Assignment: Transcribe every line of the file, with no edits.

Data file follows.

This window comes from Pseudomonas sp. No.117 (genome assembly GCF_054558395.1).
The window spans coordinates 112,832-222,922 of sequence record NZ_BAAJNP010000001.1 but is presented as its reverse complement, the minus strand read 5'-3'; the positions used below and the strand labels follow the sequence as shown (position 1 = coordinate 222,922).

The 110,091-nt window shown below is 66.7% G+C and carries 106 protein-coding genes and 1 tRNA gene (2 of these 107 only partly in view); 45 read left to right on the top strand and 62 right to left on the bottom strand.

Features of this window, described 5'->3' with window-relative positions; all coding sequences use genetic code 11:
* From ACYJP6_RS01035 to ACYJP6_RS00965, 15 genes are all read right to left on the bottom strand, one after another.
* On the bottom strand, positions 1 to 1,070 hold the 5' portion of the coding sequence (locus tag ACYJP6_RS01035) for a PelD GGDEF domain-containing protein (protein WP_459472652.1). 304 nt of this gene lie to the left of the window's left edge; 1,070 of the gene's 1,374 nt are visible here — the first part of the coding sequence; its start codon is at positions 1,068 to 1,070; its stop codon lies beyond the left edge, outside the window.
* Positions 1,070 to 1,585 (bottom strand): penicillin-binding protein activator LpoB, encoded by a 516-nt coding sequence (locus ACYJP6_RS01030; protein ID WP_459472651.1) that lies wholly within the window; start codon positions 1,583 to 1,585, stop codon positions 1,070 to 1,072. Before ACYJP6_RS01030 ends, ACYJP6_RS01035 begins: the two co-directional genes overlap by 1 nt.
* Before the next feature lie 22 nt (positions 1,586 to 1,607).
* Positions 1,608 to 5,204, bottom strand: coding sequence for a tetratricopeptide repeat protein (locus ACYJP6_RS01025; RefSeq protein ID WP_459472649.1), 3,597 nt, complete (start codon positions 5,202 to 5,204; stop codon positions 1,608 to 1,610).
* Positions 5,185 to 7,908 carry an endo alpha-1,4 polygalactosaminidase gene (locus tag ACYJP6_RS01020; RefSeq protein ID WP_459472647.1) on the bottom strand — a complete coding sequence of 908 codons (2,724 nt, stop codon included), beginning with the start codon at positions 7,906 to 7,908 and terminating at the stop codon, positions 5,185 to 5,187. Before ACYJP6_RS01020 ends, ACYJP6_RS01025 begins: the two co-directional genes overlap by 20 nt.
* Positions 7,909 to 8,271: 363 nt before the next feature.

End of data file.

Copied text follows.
This window comes from Pseudomonas sp. No.117 (genome assembly GCF_054558395.1).
The window spans coordinates 112,832-222,922 of sequence record NZ_BAAJNP010000001.1 but is presented as its reverse complement, the minus strand read 5'-3'; the positions used below and the strand labels follow the sequence as shown (position 1 = coordinate 222,922).

The 110,091-nt window shown below is 66.7% G+C and carries 106 protein-coding genes and 1 tRNA gene (2 of these 107 only partly in view); 45 read left to right on the top strand and 62 right to left on the bottom strand.

Features of this window, described 5'->3' with window-relative positions; all coding sequences use genetic code 11:
* From ACYJP6_RS01035 to ACYJP6_RS00965, 15 genes are all read right to left on the bottom strand, one after another.
* On the bottom strand, positions 1 to 1,070 hold the 5' portion of the coding sequence (locus tag ACYJP6_RS01035) for a PelD GGDEF domain-containing protein (protein WP_459472652.1). 304 nt of this gene lie to the left of the window's left edge; 1,070 of the gene's 1,374 nt are visible here — the first part of the coding sequence; its start codon is at positions 1,068 to 1,070; its stop codon lies beyond the left edge, outside the window.
* Positions 1,070 to 1,585 (bottom strand): penicillin-binding protein activator LpoB, encoded by a 516-nt coding sequence (locus ACYJP6_RS01030; protein ID WP_459472651.1) that lies wholly within the window; start codon positions 1,583 to 1,585, stop codon positions 1,070 to 1,072. Before ACYJP6_RS01030 ends, ACYJP6_RS01035 begins: the two co-directional genes overlap by 1 nt.
* Before the next feature lie 22 nt (positions 1,586 to 1,607).
* Positions 1,608 to 5,204, bottom strand: coding sequence for a tetratricopeptide repeat protein (locus ACYJP6_RS01025; RefSeq protein ID WP_459472649.1), 3,597 nt, complete (start codon positions 5,202 to 5,204; stop codon positions 1,608 to 1,610).
* Positions 5,185 to 7,908 carry an endo alpha-1,4 polygalactosaminidase gene (locus tag ACYJP6_RS01020; RefSeq protein ID WP_459472647.1) on the bottom strand — a complete coding sequence of 908 codons (2,724 nt, stop codon included), beginning with the start codon at positions 7,906 to 7,908 and terminating at the stop codon, positions 5,185 to 5,187. Before ACYJP6_RS01020 ends, ACYJP6_RS01025 begins: the two co-directional genes overlap by 20 nt.
* Positions 7,909 to 8,271: 363 nt before the next feature.